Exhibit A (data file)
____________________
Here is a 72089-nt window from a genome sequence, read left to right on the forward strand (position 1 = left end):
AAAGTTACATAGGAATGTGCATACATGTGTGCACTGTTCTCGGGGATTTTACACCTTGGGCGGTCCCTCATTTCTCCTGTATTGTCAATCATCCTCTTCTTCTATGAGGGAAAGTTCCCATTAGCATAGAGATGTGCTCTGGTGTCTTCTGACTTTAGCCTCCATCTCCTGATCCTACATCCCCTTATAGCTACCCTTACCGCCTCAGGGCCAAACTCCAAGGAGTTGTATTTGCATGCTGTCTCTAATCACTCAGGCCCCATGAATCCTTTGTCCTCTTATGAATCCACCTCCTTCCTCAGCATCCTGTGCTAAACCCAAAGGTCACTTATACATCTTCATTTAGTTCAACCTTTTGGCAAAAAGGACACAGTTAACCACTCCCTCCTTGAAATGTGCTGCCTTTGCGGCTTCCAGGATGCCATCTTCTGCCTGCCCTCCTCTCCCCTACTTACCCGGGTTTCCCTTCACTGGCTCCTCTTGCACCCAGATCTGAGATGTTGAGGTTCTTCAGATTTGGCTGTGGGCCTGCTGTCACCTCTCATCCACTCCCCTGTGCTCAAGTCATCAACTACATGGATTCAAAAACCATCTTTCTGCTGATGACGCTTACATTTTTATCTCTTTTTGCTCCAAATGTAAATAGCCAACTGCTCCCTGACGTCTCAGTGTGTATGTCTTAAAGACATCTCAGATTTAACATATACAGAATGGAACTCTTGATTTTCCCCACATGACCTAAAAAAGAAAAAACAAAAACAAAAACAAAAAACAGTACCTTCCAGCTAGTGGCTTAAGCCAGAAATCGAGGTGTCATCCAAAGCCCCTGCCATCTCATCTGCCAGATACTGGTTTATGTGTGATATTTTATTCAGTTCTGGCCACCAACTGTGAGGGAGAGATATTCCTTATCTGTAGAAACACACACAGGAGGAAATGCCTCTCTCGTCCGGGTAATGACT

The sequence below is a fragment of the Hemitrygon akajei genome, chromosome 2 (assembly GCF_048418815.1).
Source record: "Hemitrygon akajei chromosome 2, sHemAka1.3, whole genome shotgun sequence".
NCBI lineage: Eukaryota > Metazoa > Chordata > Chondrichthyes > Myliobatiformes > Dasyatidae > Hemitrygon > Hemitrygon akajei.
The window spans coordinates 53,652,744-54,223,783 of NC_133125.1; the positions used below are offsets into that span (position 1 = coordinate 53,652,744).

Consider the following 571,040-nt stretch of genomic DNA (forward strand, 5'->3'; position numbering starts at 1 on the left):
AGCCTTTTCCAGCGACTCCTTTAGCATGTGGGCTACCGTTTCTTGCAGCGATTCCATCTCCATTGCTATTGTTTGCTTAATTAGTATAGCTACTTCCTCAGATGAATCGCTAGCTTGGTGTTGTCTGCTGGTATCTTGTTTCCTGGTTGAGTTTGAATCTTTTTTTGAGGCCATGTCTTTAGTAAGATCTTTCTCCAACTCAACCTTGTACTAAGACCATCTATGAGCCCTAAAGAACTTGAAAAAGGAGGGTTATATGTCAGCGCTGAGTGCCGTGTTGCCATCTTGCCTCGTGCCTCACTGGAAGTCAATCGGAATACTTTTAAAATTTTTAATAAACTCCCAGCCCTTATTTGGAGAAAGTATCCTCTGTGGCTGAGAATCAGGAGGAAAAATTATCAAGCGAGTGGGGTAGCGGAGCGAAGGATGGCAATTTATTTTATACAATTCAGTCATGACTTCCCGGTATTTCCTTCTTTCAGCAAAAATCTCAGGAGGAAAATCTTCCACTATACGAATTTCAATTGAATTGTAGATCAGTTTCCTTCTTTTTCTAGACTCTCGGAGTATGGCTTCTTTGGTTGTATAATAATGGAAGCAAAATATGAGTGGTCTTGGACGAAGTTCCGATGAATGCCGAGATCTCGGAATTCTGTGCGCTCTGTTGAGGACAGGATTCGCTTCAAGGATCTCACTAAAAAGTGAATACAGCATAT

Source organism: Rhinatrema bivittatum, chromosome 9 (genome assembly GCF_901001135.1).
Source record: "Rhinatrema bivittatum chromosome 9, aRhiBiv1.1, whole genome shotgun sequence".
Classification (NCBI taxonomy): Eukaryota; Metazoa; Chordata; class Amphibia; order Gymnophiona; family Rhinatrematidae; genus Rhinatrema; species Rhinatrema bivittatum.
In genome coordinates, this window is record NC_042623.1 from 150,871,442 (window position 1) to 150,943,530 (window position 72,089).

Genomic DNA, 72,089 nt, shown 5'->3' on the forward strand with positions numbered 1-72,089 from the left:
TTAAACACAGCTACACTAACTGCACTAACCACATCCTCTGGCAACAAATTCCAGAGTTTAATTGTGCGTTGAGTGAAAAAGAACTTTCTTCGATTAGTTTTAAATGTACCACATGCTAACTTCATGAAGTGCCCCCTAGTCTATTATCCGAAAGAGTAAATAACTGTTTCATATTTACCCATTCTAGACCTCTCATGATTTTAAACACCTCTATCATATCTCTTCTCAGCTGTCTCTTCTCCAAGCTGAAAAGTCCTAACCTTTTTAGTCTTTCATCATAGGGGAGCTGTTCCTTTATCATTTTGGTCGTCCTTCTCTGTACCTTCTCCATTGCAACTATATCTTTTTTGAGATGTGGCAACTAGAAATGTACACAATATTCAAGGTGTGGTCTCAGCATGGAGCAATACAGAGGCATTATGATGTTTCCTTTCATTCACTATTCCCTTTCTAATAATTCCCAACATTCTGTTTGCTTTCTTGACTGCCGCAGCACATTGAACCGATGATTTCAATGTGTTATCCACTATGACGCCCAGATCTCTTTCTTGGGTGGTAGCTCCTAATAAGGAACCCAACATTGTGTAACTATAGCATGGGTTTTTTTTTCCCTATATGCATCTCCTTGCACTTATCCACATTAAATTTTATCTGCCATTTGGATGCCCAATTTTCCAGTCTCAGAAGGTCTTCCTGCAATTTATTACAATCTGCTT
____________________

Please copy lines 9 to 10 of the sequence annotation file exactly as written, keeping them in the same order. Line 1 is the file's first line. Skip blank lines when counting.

Source organism: Rhinatrema bivittatum, chromosome 9 (genome assembly GCF_901001135.1).
Source record: "Rhinatrema bivittatum chromosome 9, aRhiBiv1.1, whole genome shotgun sequence".